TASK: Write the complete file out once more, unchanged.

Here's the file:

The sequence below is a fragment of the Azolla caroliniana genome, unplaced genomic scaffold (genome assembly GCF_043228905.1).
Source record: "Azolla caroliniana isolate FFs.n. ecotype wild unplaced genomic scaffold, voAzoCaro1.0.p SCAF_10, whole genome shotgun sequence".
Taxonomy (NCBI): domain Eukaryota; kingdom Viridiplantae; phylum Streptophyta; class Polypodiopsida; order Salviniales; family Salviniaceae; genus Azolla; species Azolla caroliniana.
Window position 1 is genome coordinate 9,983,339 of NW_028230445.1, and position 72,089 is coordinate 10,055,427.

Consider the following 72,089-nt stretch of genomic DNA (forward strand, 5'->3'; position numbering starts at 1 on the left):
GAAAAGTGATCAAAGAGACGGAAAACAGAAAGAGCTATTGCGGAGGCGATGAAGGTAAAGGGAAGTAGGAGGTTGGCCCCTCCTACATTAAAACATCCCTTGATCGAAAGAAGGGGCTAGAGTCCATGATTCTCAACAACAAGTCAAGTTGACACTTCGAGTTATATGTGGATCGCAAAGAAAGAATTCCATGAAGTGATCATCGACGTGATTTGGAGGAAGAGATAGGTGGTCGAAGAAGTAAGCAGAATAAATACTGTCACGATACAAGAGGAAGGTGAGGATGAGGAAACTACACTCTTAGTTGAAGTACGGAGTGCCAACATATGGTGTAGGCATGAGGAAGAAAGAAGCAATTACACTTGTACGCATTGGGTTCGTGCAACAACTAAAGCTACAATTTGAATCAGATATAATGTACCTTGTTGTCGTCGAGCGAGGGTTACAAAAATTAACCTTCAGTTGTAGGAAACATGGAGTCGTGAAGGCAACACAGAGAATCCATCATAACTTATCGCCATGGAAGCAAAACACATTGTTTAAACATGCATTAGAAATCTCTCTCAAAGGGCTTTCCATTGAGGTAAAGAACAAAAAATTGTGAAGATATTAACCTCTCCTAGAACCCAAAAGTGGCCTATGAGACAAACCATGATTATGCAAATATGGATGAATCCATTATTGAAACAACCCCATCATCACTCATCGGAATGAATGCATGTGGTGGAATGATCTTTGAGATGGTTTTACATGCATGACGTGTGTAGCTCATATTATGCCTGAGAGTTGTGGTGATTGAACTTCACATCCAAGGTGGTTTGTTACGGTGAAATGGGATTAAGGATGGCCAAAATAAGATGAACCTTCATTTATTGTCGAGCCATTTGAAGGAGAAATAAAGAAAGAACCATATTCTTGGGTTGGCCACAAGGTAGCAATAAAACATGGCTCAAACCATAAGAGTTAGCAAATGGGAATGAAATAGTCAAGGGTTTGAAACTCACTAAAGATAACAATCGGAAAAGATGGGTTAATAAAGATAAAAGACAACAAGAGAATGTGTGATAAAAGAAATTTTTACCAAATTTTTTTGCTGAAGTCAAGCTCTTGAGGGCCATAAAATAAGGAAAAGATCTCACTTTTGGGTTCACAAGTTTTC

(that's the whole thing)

The sequence below is a fragment of the Azolla caroliniana genome, unplaced genomic scaffold (genome assembly GCF_043228905.1).
Source record: "Azolla caroliniana isolate FFs.n. ecotype wild unplaced genomic scaffold, voAzoCaro1.0.p SCAF_10, whole genome shotgun sequence".
Taxonomy (NCBI): domain Eukaryota; kingdom Viridiplantae; phylum Streptophyta; class Polypodiopsida; order Salviniales; family Salviniaceae; genus Azolla; species Azolla caroliniana.
Window position 1 is genome coordinate 9,983,339 of NW_028230445.1, and position 72,089 is coordinate 10,055,427.

Consider the following 72,089-nt stretch of genomic DNA (forward strand, 5'->3'; position numbering starts at 1 on the left):
GAAAAGTGATCAAAGAGACGGAAAACAGAAAGAGCTATTGCGGAGGCGATGAAGGTAAAGGGAAGTAGGAGGTTGGCCCCTCCTACATTAAAACATCCCTTGATCGAAAGAAGGGGCTAGAGTCCATGATTCTCAACAACAAGTCAAGTTGACACTTCGAGTTATATGTGGATCGCAAAGAAAGAATTCCATGAAGTGATCATCGACGTGATTTGGAGGAAGAGATAGGTGGTCGAAGAAGTAAGCAGAATAAATACTGTCACGATACAAGAGGAAGGTGAGGATGAGGAAACTACACTCTTAGTTGAAGTACGGAGTGCCAACATATGGTGTAGGCATGAGGAAGAAAGAAGCAATTACACTTGTACGCATTGGGTTCGTGCAACAACTAAAGCTACAATTTGAATCAGATATAATGTACCTTGTTGTCGTCGAGCGAGGGTTACAAAAATTAACCTTCAGTTGTAGGAAACATGGAGTCGTGAAGGCAACACAGAGAATCCATCATAACTTATCGCCATGGAAGCAAAACACATTGTTTAAACATGCATTAGAAATCTCTCTCAAAGGGCTTTCCATTGAGGTAAAGAACAAAAAATTGTGAAGATATTAACCTCTCCTAGAACCCAAAAGTGGCCTATGAGACAAACCATGATTATGCAAATATGGATGAATCCATTATTGAAACAACCCCATCATCACTCATCGGAATGAATGCATGTGGTGGAATGATCTTTGAGATGGTTTTACATGCATGACGTGTGTAGCTCATATTATGCCTGAGAGTTGTGGTGATTGAACTTCACATCCAAGGTGGTTTGTTACGGTGAAATGGGATTAAGGATGGCCAAAATAAGATGAACCTTCATTTATTGTCGAGCCATTTGAAGGAGAAATAAAGAAAGAACCATATTCTTGGGTTGGCCACAAGGTAGCAATAAAACATGGCTCAAACCATAAGAGTTAGCAAATGGGAATGAAATAGTCAAGGGTTTGAAACTCACTAAAGATAACAATCGGAAAAGATGGGTTAATAAAGATAAAAGACAACAAGAGAATGTGTGATAAAAGAAATTTTTACCAAATTTTTTTGCTGAAGTCAAGCTCTTGAGGGCCATAAAATAAGGAAAAGATCTCACTTTTGGGTTCACAAGTTTTC